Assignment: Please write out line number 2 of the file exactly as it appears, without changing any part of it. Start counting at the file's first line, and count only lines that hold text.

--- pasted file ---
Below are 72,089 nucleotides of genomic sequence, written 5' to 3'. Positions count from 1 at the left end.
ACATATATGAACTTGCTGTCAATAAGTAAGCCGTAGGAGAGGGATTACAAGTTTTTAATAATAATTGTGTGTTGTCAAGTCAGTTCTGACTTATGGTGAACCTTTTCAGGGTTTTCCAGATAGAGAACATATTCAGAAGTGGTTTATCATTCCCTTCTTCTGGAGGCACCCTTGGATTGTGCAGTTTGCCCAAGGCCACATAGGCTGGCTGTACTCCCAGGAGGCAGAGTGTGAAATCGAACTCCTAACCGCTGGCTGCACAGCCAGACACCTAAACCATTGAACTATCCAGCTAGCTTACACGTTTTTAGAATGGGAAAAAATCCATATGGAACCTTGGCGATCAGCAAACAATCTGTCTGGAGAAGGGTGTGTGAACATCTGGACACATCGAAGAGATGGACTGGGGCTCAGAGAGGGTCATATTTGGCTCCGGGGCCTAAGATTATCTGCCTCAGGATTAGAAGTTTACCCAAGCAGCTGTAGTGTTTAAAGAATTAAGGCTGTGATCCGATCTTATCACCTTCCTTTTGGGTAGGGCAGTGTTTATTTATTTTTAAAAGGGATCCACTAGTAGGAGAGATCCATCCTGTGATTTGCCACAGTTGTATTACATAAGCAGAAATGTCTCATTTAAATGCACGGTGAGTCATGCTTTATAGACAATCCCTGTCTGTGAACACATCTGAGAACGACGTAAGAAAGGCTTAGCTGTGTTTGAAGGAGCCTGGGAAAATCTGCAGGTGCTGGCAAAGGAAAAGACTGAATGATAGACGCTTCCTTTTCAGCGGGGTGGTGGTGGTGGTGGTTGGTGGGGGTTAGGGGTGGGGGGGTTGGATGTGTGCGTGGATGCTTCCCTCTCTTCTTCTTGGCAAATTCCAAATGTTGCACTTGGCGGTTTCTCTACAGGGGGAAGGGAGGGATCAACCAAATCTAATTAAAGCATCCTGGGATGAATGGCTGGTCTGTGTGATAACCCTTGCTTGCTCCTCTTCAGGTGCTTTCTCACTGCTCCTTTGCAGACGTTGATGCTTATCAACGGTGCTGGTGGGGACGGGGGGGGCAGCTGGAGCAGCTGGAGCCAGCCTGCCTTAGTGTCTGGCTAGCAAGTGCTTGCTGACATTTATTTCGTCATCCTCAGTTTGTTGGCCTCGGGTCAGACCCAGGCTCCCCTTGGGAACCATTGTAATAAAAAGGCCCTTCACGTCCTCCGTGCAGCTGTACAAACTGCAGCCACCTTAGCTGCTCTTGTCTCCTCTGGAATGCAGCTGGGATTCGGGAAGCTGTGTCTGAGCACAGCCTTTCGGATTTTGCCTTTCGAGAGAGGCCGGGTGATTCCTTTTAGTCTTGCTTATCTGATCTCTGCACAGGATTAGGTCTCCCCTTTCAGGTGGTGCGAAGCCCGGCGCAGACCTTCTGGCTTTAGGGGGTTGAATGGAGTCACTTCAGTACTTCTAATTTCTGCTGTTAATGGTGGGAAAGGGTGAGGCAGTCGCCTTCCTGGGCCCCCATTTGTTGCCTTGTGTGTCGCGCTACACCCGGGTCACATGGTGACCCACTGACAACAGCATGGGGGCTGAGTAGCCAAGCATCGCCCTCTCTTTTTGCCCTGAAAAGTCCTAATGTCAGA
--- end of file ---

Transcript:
ACATATATGAACTTGCTGTCAATAAGTAAGCCGTAGGAGAGGGATTACAAGTTTTTAATAATAATTGTGTGTTGTCAAGTCAGTTCTGACTTATGGTGAACCTTTTCAGGGTTTTCCAGATAGAGAACATATTCAGAAGTGGTTTATCATTCCCTTCTTCTGGAGGCACCCTTGGATTGTGCAGTTTGCCCAAGGCCACATAGGCTGGCTGTACTCCCAGGAGGCAGAGTGTGAAATCGAACTCCTAACCGCTGGCTGCACAGCCAGACACCTAAACCATTGAACTATCCAGCTAGCTTACACGTTTTTAGAATGGGAAAAAATCCATATGGAACCTTGGCGATCAGCAAACAATCTGTCTGGAGAAGGGTGTGTGAACATCTGGACACATCGAAGAGATGGACTGGGGCTCAGAGAGGGTCATATTTGGCTCCGGGGCCTAAGATTATCTGCCTCAGGATTAGAAGTTTACCCAAGCAGCTGTAGTGTTTAAAGAATTAAGGCTGTGATCCGATCTTATCACCTTCCTTTTGGGTAGGGCAGTGTTTATTTATTTTTAAAAGGGATCCACTAGTAGGAGAGATCCATCCTGTGATTTGCCACAGTTGTATTACATAAGCAGAAATGTCTCATTTAAATGCACGGTGAGTCATGCTTTATAGACAATCCCTGTCTGTGAACACATCTGAGAACGACGTAAGAAAGGCTTAGCTGTGTTTGAAGGAGCCTGGGAAAATCTGCAGGTGCTGGCAAAGGAAAAGACTGAATGATAGACGCTTCCTTTTCAGCGGGGTGGTGGTGGTGGTGGTTGGTGGGGGTTAGGGGTGGGGGGGTTGGATGTGTGCGTGGATGCTTCCCTCTCTTCTTCTTGGCAAATTCCAAATGTTGCACTTGGCGGTTTCTCTACAGGGGGAAGGGAGGGATCAACCAAATCTAATTAAAGCATCCTGGGATGAATGGCTGGTCTGTGTGATAACCCTTGCTTGCTCCTCTTCAGGTGCTTTCTCACTGCTCCTTTGCAGACGTTGATGCTTATCAACGGTGCTGGTGGGGACGGGGGGGGCAGCTGGAGCAGCTGGAGCCAGCCTGCCTTAGTGTCTGGCTAGCAAGTGCTTGCTGACATTTATTTCGTCATCCTCAGTTTGTTGGCCTCGGGTCAGACCCAGGCTCCCCTTGGGAACCATTGTAATAAAAAGGCCCTTCACGTCCTCCGTGCAGCTGTACAAACTGCAGCCACCTTAGCTGCTCTTGTCTCCTCTGGAATGCAGCTGGGATTCGGGAAGCTGTGTCTGAGCACAGCCTTTCGGATTTTGCCTTTCGAGAGAGGCCGGGTGATTCCTTTTAGTCTTGCTTATCTGATCTCTGCACAGGATTAGGTCTCCCCTTTCAGGTGGTGCGAAGCCCGGCGCAGACCTTCTGGCTTTAGGGGGTTGAATGGAGTCACTTCAGTACTTCTAATTTCTGCTGTTAATGGTGGGAAAGGGTGAGGCAGTCGCCTTCCTGGGCCCCCATTTGTTGCCTTGTGTGTCGCGCTACACCCGGGTCACATGGTGACCCACTGACAACAGCATGGGGGCTGAGTAGCCAAGCATCGCCCTCTCTTTTTGCCCTGAAAAGTCCTAATGTCAGA